Borderline Personality Disorder Treatment
Effective borderline personality disorder treatment is challenging because people with the disorder have trouble seeing past their own misinterpretation of the world and their distorted thought patterns. Frequently, a patient will walk away from BPD treatment the minute some difficulty arises during therapy or in his or her life. Since they see everything in black and white, the patient may begin to think of the therapist as bad or evil. (See: Living and Dealing with Borderline Personality Disorder)
It’s important that therapists remain aware of the extreme all-or-nothing attitude held by those in treatment for borderline personality disorder and take care not to validate it. Clinicians must allow their strong and stable thinking to stand in contrast of the patient’s lack of stability and chaotic life.
One of the reasons successful treatment is difficult is because many clinicians do not want to work with people who have borderline personality disorder. Why? The patients’ erratic negative behaviors, threats, and inability to see themselves as needing help to contribute to the reluctance of many therapists to treat them. (Read: Borderline Personality Disorder Relationships)
What Does Borderline Personality Disorder Treatment Consist Of?
Borderline personality disorder treatment typically consists of a combination of psychotherapy and medications. Clinicians may prescribe medications to stabilize mood and any co-occurring conditions. Individuals seeking help should make sure their therapist or doctor has experience treating borderline personality disorder.
Borderline Personality Disorder Therapy
The types of psychotherapy used to in borderline personality disorder treatment include:
- Cognitive behavioral therapy (CBT) – CBT helps individuals with BPD identify distorted beliefs and thought patterns. Once identified, the patients can change these core beliefs that contribute to their inaccurate self-perception and interpersonal relationship issues. CBT may also reduce the extreme range of mood swings and the frequency of suicidal or risky behaviors.
- Dialectical behavior therapy – This therapy approach focuses on increasing an individual's self-awareness and cultivating the concept of mindfulness. This helps the patient remain in the moment, so to speak, and become aware of the current situation. During DBT, the therapist teaches the client new skills for controlling the intense emotions and self-destructive behaviors associated with the disorder. The client can also use these skills to improve interpersonal relationships.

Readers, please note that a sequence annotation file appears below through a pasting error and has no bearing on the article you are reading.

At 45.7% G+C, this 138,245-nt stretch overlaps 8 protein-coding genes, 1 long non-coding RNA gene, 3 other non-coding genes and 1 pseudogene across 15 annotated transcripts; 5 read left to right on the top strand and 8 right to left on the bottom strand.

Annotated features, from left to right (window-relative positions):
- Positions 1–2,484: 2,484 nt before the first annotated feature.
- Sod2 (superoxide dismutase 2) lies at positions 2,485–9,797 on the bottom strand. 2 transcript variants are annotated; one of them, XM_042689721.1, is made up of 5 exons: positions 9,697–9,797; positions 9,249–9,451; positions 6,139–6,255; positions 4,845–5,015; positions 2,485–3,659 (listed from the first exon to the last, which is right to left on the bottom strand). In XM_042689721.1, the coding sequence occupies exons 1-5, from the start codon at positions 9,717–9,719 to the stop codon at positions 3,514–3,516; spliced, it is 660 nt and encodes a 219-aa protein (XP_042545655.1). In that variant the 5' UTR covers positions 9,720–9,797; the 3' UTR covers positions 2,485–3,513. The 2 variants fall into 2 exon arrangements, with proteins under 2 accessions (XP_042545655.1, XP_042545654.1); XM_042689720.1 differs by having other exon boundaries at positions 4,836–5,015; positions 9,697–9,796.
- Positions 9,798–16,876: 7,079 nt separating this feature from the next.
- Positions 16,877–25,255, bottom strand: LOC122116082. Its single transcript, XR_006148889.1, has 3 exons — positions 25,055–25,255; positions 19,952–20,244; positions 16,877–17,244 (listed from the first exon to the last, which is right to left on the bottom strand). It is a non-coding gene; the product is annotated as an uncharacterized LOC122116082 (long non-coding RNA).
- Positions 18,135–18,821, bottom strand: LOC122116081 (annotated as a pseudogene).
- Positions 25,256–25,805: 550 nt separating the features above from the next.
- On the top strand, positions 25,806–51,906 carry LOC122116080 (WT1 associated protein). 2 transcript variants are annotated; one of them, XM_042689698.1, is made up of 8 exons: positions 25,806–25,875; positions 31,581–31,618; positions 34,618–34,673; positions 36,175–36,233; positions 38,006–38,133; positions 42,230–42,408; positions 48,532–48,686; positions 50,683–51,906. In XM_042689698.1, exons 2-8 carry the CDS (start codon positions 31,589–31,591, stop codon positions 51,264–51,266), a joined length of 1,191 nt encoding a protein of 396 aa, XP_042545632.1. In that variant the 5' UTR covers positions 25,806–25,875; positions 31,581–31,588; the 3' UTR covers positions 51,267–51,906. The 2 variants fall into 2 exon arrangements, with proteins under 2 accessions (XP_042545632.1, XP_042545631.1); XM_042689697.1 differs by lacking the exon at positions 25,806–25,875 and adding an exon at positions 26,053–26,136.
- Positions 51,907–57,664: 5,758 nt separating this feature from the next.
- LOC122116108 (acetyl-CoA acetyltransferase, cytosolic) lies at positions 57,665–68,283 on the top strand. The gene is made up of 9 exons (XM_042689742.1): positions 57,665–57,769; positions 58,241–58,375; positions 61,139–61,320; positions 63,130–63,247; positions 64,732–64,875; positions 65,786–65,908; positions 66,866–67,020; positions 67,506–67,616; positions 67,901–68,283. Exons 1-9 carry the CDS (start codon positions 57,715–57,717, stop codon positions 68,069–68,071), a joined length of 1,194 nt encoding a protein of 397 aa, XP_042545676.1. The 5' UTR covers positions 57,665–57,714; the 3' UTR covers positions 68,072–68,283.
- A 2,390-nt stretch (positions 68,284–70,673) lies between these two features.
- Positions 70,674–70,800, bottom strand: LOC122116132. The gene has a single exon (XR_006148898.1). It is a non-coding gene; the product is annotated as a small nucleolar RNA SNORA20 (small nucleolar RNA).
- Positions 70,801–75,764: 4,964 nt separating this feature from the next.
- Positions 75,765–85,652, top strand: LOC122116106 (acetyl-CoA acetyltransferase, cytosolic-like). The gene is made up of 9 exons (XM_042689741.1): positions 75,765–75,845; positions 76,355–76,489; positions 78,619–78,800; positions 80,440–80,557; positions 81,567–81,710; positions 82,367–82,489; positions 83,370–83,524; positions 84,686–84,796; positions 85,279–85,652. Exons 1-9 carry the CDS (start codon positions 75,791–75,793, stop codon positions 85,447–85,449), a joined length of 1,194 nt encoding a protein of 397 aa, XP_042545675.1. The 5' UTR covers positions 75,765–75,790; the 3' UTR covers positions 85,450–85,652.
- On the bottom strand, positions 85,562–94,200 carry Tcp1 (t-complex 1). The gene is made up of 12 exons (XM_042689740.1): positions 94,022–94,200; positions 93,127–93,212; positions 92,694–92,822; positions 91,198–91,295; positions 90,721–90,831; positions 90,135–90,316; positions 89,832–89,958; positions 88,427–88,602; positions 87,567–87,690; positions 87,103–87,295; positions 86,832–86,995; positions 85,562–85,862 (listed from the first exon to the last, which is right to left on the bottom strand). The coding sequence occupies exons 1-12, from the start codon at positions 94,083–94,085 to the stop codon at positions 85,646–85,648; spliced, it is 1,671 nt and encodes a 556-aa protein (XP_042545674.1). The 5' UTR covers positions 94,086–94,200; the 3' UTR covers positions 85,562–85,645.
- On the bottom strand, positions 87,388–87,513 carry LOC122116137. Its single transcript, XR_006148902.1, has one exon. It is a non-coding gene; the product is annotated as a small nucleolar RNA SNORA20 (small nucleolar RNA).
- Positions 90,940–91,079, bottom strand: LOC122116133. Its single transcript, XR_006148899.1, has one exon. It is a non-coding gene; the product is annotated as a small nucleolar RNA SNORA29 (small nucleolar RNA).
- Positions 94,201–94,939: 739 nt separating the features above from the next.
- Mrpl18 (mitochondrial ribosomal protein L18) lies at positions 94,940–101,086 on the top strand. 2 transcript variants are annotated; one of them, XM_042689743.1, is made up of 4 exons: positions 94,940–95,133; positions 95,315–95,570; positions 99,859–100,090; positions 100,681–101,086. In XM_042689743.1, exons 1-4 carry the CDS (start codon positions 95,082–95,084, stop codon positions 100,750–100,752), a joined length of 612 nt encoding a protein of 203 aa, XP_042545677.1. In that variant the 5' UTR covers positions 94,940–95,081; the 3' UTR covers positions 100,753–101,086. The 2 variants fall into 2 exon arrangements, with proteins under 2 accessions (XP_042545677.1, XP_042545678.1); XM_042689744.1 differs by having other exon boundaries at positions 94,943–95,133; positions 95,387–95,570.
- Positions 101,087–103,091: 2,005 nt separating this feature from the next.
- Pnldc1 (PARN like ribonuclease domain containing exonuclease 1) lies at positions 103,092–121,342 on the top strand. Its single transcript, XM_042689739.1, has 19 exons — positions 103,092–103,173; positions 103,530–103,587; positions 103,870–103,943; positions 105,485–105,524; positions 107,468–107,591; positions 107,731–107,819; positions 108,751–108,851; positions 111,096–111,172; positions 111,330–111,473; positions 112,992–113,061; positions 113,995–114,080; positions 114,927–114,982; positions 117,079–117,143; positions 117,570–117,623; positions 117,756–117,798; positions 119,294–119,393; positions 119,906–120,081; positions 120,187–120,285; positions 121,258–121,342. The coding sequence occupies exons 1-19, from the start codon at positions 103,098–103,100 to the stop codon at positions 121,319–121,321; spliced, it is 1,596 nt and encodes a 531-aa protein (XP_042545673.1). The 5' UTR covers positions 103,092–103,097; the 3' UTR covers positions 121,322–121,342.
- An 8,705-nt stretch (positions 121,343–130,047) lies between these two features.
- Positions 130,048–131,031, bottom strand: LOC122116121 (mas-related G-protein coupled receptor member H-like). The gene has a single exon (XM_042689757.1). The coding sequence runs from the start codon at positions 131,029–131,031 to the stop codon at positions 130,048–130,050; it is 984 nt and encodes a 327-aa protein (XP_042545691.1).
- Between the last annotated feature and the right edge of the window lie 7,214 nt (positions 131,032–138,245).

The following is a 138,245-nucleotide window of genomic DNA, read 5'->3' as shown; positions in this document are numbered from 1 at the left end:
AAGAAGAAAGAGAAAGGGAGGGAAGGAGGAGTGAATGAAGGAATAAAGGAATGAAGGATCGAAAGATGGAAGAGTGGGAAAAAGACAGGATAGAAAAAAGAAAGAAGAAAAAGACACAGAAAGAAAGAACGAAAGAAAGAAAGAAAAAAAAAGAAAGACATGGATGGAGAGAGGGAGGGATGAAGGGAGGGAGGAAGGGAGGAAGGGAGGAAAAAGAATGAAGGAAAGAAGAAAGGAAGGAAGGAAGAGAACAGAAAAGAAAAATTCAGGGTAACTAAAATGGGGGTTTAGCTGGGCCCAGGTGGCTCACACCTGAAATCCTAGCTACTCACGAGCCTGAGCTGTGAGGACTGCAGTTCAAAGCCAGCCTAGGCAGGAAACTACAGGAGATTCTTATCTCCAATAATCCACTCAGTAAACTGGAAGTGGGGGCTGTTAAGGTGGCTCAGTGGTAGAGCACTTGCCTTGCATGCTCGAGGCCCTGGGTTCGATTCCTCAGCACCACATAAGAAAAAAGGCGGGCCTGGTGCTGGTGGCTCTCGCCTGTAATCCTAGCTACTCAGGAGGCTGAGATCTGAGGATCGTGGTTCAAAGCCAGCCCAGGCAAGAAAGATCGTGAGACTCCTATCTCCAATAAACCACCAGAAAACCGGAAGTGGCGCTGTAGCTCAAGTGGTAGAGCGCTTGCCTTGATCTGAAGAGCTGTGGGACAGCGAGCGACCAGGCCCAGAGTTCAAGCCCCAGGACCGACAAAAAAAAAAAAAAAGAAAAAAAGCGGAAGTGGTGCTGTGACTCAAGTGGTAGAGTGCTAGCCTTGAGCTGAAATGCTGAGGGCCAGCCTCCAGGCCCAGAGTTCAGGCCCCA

- Schema therapy – schema-focused therapy combines CBT with other psychotherapy approaches that work to reframe the way people view themselves. This type of therapy is based on the belief that borderline personality disorder arises from an unclear, dysfunctional self-identity. This poor sense of self is brought on by negative experiences during childhood. These negative childhood experiences affect how people react to their environment and cope with stress as adults.
Depending on the individual, the therapist may conduct sessions one-on-one with the client, in a group setting, or both. Therapists will typically conduct individual sessions at first to build trust with the client, and then add group sessions once they've established a good working relationship. Therapist-led borderline personality therapy in a group setting can teach clients how to better interact with others and express themselves appropriately.
Borderline Personality Disorder Medications
The FDA hasn't approved any specific borderline personality disorder medications. But, doctors frequently prescribe medications in combination with psychotherapy to their patients with BPD. These medications don't cure borderline personality disorder, but they do help manage certain BPD symptoms associated with the condition. For some individuals, medications may reduce symptoms of aggression, depression, or anxiety. Since medications cause different side effects in people, those with BPD should discuss what to expect in the way of side effects with their physicians.
Borderline Personality Disorder Self-Help
The first step in effective borderline personality self-help is realizing that you have a serious condition that needs attention. You can take a few steps to help yourself while undergoing formal treatment:
- Stick with the treatment plan developed by your therapist
- Maintain a stable schedule of meals and sleep time
- Get regular exercise
- Spend time with others so you can practice interpersonal skills
- Have realistic expectations about time it will take to reduce symptoms
- Continue to educate yourself about BPD
Borderline Personality Disorder Prognosis
Borderline personality disorder prognosis depends on the severity of the symptoms and each individual's commitment to getting better and improving his or her life. Some people do well in treatment, but others find themselves in an ongoing cycle of seeking help, then allowing negative thought patterns to cause them to reject the help.
Gluck, S. (2014, December 4). Borderline Personality Disorder Treatment, HealthyPlace. Retrieved on 2020, February 18 from https://www.healthyplace.com/personality-disorders/borderline-personality-disorder/borderline-personality-disorder-treatment